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Jerusalem- Some Legal Issues
Ruth Lapidoth 2011
This publication, regarding the different opinions concerning the legal status of Jerusalem, was updated by Prof. Ruth Lapidoth and reprinted by the Max Planck Encyclopedia of Public International Law. The publication attempts to explain why the legal status of Jerusalem is such a thorny problem in the search for peace.
 


Background

 
1. Jerusalem is the largest city in Israel, with an area of 126.3 square km., and 773,000 inhabitants (at the end of 2009). About 66% of the population are Jewish, and the rest are mainly Arabs, mostly Muslims (264,300) and a certain number of Christians (14,500). About a third of the Jews in Jerusalem are very religious. Jerusalem is situated at the crossroads between Israel proper and the West Bank.
2. At least in three respects Jerusalem differs from most other places: the city is holy to adherents of three religions, it is the subject of conflicting national claims by two peoples, and its population is heterogeneous to a considerable degree. These characteristics require some elaboration
3. In the city one finds Holy Places of Christianity, since according to Christian tradition Jesus lived and was active in various locations in Jerusalem. In Jerusalem he also died and came back to life at the Holy Sepulchre. He left the world again on the Mount of Olives. Under the Islamic tradition, the al-Aksa mosque and the Dome of the Rock as well as the Temple Mount (Haram al-Sharif) on which they are situated are Holy Places, due to Muhammad’s nocturnal visit. Muslims also believe that the al-Aksa is the “farthest” mosque mentioned in the Koran. For the Jewish people the whole city is holy, in particular the Temple Mount (Har ha-Bayit), because of the divine presence (the Shekhinah), and because the two Jewish temples stood there.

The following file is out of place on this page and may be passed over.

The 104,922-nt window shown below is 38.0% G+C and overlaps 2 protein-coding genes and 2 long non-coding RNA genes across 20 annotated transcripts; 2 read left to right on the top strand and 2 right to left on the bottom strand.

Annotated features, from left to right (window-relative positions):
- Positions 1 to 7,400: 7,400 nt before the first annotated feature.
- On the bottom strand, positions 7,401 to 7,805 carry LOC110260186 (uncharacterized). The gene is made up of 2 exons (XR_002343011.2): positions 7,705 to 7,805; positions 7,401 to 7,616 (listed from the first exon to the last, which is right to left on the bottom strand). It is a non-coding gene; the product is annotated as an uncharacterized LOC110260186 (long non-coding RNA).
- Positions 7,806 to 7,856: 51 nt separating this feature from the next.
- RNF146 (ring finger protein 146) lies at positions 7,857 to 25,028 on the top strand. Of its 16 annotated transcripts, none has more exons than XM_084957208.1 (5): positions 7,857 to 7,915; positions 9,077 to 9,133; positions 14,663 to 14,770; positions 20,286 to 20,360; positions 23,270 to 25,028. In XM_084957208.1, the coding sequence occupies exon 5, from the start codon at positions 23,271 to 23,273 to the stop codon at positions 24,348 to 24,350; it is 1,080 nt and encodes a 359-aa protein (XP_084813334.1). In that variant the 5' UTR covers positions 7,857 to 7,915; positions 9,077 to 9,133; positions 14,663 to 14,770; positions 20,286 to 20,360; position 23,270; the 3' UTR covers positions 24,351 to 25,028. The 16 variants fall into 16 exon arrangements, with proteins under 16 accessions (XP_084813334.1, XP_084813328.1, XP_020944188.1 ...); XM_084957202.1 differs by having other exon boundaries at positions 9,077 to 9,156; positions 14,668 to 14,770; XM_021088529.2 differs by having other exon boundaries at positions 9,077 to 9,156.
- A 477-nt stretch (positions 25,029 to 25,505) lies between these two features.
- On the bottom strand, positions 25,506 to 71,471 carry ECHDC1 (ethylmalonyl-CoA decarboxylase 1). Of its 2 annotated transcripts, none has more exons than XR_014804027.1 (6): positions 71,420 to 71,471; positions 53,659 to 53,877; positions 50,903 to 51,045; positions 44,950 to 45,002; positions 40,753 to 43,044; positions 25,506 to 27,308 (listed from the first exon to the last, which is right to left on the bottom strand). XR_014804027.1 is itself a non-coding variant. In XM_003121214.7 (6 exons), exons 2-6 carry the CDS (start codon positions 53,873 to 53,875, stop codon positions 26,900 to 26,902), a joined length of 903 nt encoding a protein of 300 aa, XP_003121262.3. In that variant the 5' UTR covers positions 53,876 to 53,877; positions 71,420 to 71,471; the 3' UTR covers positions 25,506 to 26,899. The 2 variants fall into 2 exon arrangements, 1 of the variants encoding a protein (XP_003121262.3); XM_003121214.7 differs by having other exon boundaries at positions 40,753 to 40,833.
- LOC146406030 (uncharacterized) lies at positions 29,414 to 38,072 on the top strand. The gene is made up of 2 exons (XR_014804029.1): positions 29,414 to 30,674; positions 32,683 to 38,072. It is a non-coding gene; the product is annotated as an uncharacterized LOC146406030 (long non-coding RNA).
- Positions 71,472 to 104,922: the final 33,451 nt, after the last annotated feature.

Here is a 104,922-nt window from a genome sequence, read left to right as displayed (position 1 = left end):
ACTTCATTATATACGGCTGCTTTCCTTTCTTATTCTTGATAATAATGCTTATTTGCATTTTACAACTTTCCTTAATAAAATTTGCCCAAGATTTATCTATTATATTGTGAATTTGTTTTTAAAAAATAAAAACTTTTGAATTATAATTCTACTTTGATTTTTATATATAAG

4. It has been argued that some of the events which are associated by the various religions with Jerusalem could not, from a historical point of view, have actually occurred. However, religious faith deserves respect, and historical accuracy is not relevant in this regard. Unfortunately, religious belief in the sanctity of certain sites in Jerusalem has been exploited by various individuals, States, and institutions in order to achieve political goals.
5. As for the national aspect, according to Israeli law united Jerusalem is the capital of the State of Israel, but the Palestinians also have claims on the city, at least on the eastern part thereof, and seek to make it their capital.
6.  Turning to the heterogeneous nature of the population, it is sufficient to stroll through the streets of the city to realise that it indeed consists of a mosaic of many different communities. Thus, members of some 40 different religious or ethnic groups live in Jerusalem
7. These features may explain why there are so many different opinions concerning the legal status of the city, and why it is such a thorny problem in the search for peace

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